safe shoveling tips during the winter season. This is especially important for people with potential heart problems or back problems. Hopefully analyses like these will help (I'm sure people have looked at this before, but just in case ...).
Our objectives are to minimize:
1. Total work done = Total snow moved X distance moved.
2. Number of Stop-Starts with a fixed unit cost k incurred
3. Total work time in cold weather.
Given an area bx, and assuming we are moving along x, the snow nearest the starting point must be moved the maximum distance, and this distance linearly reduces to near-zero at the end of x. Thus (introducing an integral sign in this blog, yikes):
a) total work done = ∫wxdx = wx2/2
b) Unit stop-start cost = k
Approach 1: Shoveling east-to-west (along L, banking at the west end) or bi-directional traversing:
total number of passes = B/w
total work done = (B/w) * wL2/2 + kB/w = BL2/2 + kB/w
Note that the effort level is independent of the shovel width. A wider shovel requires fewer passes but more effort per pass.
Approach 2: Shoveling south-to-north (along B, banking at north end) or traversing in both directions:
total cost = LB2/2 + kL/w
Thus, the second approach reduces the total work done by a factor L/B. However, this reduction is achieved at the expense of more stops (which may not be a bad thing from a health perspective; k may be negative or zero for some). If L = 2B, the second approach requires 50% less effort, but requiring twice as many passes.
Approach 3: I observed that my Canadian neighbor divides up the rectangle into two areas, always starts from the middle, and creates banks on both sides. If we bank the snow at the south and north ends:
total number of passes = 2L/w
total cost = LB2/4 + 2kL/w
The third approach is twice as effort-efficient as the second approach, at the expense of making twice as many banks, plus an additional penalty of traveling to the mid point after each pass. On the other hand, you are also less likely to run into capacity problems, since the material handled per pass is the lowest. We can also verify that among all starting points chosen for approach-3, the mid-point (B/2) yields the minimal effort. In general, any of these approaches become preferable in terms of total cost, depending on the chosen objective function. For example, we could modify approach-3 and bank snow close to the ends the field (< B/2) at their respective (west or east) ends at the expense of adding more stop-starts.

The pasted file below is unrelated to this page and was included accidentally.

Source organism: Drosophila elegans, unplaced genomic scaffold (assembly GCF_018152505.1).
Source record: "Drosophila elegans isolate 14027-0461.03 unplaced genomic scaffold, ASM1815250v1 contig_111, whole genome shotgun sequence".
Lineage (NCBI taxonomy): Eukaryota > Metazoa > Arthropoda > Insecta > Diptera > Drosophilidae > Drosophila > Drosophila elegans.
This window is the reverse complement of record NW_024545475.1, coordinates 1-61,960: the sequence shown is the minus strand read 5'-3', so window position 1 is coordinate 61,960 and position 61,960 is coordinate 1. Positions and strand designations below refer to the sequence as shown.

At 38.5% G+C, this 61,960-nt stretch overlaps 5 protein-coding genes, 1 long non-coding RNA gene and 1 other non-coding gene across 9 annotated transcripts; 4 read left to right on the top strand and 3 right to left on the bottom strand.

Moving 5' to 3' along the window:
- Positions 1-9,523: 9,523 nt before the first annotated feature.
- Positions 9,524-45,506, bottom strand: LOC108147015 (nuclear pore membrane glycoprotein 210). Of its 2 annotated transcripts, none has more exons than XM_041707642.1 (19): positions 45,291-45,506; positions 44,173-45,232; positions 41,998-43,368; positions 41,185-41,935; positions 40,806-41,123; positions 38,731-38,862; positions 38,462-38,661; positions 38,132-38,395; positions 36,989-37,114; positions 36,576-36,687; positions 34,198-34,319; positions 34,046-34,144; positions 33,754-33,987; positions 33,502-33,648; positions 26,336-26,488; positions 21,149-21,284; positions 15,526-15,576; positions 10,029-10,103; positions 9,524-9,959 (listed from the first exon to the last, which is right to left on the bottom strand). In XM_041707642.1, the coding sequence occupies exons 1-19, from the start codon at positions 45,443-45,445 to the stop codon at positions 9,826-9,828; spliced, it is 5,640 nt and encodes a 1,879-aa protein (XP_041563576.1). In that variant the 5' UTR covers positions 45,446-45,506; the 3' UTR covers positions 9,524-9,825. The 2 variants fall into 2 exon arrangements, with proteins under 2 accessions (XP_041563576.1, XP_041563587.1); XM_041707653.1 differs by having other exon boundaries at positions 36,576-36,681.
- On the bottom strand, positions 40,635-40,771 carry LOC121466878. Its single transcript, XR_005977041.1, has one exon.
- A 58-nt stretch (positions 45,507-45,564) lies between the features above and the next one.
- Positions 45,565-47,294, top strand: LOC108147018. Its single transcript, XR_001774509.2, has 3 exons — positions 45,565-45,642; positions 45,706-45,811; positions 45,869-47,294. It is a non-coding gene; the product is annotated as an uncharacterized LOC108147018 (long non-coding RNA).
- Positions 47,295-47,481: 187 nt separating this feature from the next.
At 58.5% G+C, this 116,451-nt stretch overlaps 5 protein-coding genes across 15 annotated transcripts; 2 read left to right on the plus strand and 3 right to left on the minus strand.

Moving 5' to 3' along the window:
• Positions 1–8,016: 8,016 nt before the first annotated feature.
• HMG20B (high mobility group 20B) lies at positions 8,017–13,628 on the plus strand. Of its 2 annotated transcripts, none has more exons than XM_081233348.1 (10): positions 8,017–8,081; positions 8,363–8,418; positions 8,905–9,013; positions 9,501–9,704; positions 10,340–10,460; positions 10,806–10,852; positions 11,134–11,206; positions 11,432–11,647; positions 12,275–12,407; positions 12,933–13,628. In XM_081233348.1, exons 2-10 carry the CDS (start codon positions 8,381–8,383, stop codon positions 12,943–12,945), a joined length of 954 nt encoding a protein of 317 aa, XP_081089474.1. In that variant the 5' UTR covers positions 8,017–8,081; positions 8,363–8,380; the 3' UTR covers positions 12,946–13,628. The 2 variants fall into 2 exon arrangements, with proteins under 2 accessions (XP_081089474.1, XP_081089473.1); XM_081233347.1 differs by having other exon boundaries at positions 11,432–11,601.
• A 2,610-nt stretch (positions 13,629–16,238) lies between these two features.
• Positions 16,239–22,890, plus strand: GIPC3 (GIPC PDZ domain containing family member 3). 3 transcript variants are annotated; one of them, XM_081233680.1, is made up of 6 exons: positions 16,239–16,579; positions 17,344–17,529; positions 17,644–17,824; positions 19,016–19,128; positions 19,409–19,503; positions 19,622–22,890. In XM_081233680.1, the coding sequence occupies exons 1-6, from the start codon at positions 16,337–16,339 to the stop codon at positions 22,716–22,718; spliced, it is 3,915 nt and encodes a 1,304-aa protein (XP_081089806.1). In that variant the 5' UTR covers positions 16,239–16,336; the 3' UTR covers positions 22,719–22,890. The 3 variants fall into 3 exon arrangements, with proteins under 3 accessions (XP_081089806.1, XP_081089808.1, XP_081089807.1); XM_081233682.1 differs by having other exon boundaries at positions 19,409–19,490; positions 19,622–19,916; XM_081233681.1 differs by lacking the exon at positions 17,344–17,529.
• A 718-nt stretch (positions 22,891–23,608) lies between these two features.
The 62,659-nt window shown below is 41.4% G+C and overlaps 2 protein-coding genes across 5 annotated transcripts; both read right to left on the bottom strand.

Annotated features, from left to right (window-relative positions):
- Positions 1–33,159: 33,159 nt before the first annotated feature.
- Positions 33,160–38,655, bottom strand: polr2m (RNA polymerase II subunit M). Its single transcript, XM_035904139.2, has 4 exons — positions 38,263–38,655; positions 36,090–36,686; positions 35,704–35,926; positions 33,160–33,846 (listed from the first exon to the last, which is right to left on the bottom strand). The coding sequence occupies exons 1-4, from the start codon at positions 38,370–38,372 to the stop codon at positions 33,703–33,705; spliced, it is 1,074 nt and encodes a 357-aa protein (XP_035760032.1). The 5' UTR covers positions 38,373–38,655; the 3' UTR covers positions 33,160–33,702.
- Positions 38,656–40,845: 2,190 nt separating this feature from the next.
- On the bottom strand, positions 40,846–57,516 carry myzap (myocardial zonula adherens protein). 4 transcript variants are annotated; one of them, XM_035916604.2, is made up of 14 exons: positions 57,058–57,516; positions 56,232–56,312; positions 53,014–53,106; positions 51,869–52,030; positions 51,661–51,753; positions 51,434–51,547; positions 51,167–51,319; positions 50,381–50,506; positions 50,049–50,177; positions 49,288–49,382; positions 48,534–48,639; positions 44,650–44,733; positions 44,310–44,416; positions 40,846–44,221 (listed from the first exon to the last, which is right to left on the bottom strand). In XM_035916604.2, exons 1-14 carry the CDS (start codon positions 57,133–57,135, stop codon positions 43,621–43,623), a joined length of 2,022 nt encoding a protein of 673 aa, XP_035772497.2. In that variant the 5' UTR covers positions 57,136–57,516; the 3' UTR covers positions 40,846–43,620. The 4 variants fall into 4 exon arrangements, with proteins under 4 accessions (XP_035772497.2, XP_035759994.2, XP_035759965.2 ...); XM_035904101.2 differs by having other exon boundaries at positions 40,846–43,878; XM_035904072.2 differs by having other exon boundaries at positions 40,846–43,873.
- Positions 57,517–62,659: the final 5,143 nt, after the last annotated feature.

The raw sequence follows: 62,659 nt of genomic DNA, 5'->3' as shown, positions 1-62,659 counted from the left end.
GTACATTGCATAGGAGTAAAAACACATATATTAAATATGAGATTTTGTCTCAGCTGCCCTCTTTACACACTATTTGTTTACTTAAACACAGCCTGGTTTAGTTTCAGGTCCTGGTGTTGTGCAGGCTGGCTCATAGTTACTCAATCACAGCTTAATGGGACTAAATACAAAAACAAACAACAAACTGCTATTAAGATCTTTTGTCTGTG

Suppose we maintain constant momentum (i.e. mass X velocity = constant) during a pass, our velocity will inversely proportional to the amount of snow accumulated (e.g. 1/wx). Total time per pass ∝ ∫wxdx = wx2/2, which is proportional to the effort.
For such a velocity model, approach-3 also appears to be optimal from the time perspective. If we assume constant velocity, then the three approaches take the same working time, ignoring the shovel-free travel time required for approach-3. Among these alternative time-optimal approaches, the third approach does the best on the effort-objective.
Non-propelled, walking lawn mowers with bags? Regardless of the traversing method adopted, our effort (per our chosen model) increases as the square of distance until we empty our cut-grass. If we adopt approach-2 or 3, we have more banking opportunities. However, approach-3 may result in a mowing pattern that won't look so nice, so approach 2 may be more preferable. Operating a self-propelled mower with built-in mulching may reduce our effort considerably.
Update 1: Post "Nemo" Shoveling, February 9, 2013
A truly optimal solution is to have a kind and wonderful neighbor. After three hours of efficient shoveling (h = 24 inches) and 40% completion, Kevin zipped in with his snow plough and finished the remainder in 5 minutes before going off to help others. I now have to find the best way to thank him.
Update 2: (WSJ, via @ThaddeusKTSim), February 10
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